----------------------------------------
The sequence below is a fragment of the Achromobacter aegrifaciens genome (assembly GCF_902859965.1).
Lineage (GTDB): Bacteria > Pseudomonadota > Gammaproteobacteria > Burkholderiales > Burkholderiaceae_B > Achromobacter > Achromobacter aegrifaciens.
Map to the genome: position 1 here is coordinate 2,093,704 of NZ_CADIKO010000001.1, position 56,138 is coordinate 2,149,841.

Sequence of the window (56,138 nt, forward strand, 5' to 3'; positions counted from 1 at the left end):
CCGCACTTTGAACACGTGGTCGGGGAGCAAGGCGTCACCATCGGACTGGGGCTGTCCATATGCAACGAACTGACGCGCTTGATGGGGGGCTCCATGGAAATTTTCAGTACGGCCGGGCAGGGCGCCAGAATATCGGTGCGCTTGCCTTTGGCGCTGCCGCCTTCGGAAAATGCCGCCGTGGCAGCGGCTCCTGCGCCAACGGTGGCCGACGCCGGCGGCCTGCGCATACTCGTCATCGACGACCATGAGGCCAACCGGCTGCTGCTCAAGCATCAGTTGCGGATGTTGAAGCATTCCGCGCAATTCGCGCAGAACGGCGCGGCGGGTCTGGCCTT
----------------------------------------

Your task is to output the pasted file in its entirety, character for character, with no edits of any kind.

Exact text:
The sequence below is a fragment of the Achromobacter aegrifaciens genome (assembly GCF_902859965.1).
Lineage (GTDB): Bacteria > Pseudomonadota > Gammaproteobacteria > Burkholderiales > Burkholderiaceae_B > Achromobacter > Achromobacter aegrifaciens.
Map to the genome: position 1 here is coordinate 2,093,704 of NZ_CADIKO010000001.1, position 56,138 is coordinate 2,149,841.

Sequence of the window (56,138 nt, forward strand, 5' to 3'; positions counted from 1 at the left end):
CCGCACTTTGAACACGTGGTCGGGGAGCAAGGCGTCACCATCGGACTGGGGCTGTCCATATGCAACGAACTGACGCGCTTGATGGGGGGCTCCATGGAAATTTTCAGTACGGCCGGGCAGGGCGCCAGAATATCGGTGCGCTTGCCTTTGGCGCTGCCGCCTTCGGAAAATGCCGCCGTGGCAGCGGCTCCTGCGCCAACGGTGGCCGACGCCGGCGGCCTGCGCATACTCGTCATCGACGACCATGAGGCCAACCGGCTGCTGCTCAAGCATCAGTTGCGGATGTTGAAGCATTCCGCGCAATTCGCGCAGAACGGCGCGGCGGGTCTGGCCTT